November 13, 2020 – 11:00 AM

Neera Jain

Perdue University


Across many sectors, ranging from manufacturing to healthcare to the military theater, there is growing interest in the potential impact of automation that is truly collaborative with humans. Realizing this impact, though, rests on first addressing the fundamental challenge of designing automation to be aware of, and responsive to, the human with whom it is interacting. While a significant body of work exists in intent inference based on human motion, a human’s physical actions alone are not necessarily a predictor of their decision-making. Indeed, cognitive factors, such as trust and workload, play a substantial role in their decision making as it relates to interactions with autonomous systems. In this talk, I will describe our interdisciplinary efforts at tackling this problem, focusing on recent work in which we synthesized a near-optimal control policy using a trust-workload POMDP (partially-observable Markov decision process) model framework that captures changes in human trust and workload for a context involving interactions between a human and an intelligent decision-aid system. Using automation transparency as the feedback variable, we designed a policy to balance competing performance objectives in a reconnaissance mission study in which a virtual robotic assistant aids human subjects in surveying buildings for physical threats. I will present experimental validation of our control algorithm through human subject studies and highlight how our approach is able to mitigate the negative consequences of “over trust” which can occur in such interactions. I will also briefly discuss our related work involving the use of psychophysiological data and classification techniques as an alternative method toward real-time trust estimation.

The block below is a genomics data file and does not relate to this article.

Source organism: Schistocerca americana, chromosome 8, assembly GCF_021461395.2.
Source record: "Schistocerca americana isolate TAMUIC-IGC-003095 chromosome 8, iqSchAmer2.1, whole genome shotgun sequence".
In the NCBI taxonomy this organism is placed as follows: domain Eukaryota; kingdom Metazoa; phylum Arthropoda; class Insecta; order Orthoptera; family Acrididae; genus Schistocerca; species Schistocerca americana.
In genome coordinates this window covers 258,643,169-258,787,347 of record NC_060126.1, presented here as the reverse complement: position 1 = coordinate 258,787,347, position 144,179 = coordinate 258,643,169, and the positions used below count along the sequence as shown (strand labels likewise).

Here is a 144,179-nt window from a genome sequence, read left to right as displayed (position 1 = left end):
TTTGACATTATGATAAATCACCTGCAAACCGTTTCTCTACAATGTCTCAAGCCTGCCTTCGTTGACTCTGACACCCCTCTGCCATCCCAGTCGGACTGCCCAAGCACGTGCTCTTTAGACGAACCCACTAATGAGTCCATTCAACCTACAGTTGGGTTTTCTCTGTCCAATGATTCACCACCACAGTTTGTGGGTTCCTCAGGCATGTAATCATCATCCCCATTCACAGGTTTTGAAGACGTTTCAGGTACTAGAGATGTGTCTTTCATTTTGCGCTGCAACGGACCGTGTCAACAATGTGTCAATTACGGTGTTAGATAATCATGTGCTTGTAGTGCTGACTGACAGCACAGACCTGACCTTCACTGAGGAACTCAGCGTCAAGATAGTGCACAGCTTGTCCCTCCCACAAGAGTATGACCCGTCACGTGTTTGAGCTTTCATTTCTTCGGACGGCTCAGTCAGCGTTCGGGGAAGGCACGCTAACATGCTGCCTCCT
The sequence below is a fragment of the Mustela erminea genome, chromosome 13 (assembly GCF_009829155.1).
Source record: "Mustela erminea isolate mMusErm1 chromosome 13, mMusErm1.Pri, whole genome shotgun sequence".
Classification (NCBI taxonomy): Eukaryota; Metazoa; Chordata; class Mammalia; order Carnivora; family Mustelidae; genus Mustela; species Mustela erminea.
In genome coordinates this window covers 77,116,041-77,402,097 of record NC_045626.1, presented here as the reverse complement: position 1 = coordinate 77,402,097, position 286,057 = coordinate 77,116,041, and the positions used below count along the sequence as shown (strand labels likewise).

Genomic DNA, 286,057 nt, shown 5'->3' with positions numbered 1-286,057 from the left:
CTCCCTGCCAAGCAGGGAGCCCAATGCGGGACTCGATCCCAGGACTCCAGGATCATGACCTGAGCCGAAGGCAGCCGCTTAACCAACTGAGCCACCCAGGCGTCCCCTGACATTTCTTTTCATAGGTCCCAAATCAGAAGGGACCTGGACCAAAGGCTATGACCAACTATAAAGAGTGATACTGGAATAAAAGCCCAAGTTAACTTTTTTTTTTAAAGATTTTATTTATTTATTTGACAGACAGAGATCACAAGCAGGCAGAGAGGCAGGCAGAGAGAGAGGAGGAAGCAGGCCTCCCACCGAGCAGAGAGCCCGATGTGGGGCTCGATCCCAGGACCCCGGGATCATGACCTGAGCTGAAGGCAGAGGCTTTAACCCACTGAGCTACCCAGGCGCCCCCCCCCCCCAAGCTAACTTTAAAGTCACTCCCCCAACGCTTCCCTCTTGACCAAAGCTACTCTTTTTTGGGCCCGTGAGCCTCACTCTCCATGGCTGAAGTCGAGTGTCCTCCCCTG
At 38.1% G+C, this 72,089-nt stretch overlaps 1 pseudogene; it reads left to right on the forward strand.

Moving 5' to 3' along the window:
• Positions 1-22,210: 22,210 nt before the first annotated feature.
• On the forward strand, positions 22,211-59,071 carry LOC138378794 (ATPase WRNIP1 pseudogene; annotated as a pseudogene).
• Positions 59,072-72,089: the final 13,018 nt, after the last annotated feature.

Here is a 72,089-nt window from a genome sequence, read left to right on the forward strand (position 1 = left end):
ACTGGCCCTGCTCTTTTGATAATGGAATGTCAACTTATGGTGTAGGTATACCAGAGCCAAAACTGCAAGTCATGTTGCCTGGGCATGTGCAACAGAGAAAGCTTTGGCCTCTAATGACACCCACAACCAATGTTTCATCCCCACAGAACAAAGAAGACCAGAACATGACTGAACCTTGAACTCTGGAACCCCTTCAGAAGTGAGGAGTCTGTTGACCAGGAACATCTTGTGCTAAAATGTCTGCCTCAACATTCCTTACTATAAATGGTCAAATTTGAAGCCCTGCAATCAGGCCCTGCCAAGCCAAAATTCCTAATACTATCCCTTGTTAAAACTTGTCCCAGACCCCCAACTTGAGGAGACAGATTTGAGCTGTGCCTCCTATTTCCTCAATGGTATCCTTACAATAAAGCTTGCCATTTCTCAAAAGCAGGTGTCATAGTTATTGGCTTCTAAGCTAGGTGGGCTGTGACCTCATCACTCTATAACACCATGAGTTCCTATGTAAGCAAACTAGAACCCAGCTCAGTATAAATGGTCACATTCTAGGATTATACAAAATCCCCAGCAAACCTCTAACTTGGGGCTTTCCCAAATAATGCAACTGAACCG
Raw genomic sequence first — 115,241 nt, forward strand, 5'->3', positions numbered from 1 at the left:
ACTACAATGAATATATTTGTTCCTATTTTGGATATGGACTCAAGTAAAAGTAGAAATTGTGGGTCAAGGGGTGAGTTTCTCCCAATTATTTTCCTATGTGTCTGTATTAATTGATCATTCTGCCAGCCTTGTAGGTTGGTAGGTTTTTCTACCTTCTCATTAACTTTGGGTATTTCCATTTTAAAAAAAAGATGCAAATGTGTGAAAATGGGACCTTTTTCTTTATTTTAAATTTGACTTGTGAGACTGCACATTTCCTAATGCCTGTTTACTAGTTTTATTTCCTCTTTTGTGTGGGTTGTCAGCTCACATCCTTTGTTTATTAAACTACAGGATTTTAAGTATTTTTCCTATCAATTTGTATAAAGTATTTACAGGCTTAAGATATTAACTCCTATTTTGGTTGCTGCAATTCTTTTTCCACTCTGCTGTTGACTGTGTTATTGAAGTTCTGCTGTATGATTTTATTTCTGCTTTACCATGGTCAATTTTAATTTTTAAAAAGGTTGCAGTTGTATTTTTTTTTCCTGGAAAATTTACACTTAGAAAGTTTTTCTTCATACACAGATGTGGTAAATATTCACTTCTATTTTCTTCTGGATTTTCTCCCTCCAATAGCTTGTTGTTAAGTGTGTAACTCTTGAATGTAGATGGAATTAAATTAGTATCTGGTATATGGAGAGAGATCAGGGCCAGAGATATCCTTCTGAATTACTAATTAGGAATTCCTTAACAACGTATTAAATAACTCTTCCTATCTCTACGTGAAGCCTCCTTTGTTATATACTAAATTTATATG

Dr. Neera Jain is an Assistant Professor in the School of Mechanical Engineering and a faculty member in the Ray W. Herrick Laboratories at Purdue University. She directs the Jain Research Laboratory with the aim of advancing technologies that will have a lasting impact on society through a systems-based approach, grounded in dynamic modeling and control theory. A major thrust of her research is the design of human-aware automation through control-oriented modeling of human cognition. A second major research thrust is optimal design and control of complex energy systems. Dr. Jain earned her M.S. and Ph.D. degrees in mechanical engineering from the University of Illinois at Urbana-Champaign in 2009 and 2013, respectively. She earned her S.B. from the Massachusetts Institute of Technology in 2006. Upon completing her Ph.D., Dr. Jain was a visiting member of the research staff at Mitsubishi Electric Research Laboratories where she designed model predictive control algorithms for HVAC systems. In 2015 she was a visiting summer researcher at the Air Force Research Laboratory at Wright-Patterson Air Force Base. Dr. Jain and her research have been featured in NPR and Axios. As a contributor for, she writes on the topic of human interaction with automation and its importance in society. Her research has been supported by the National Science Foundation, Air Force Research Laboratory, Office of Naval Research, as well as private industry.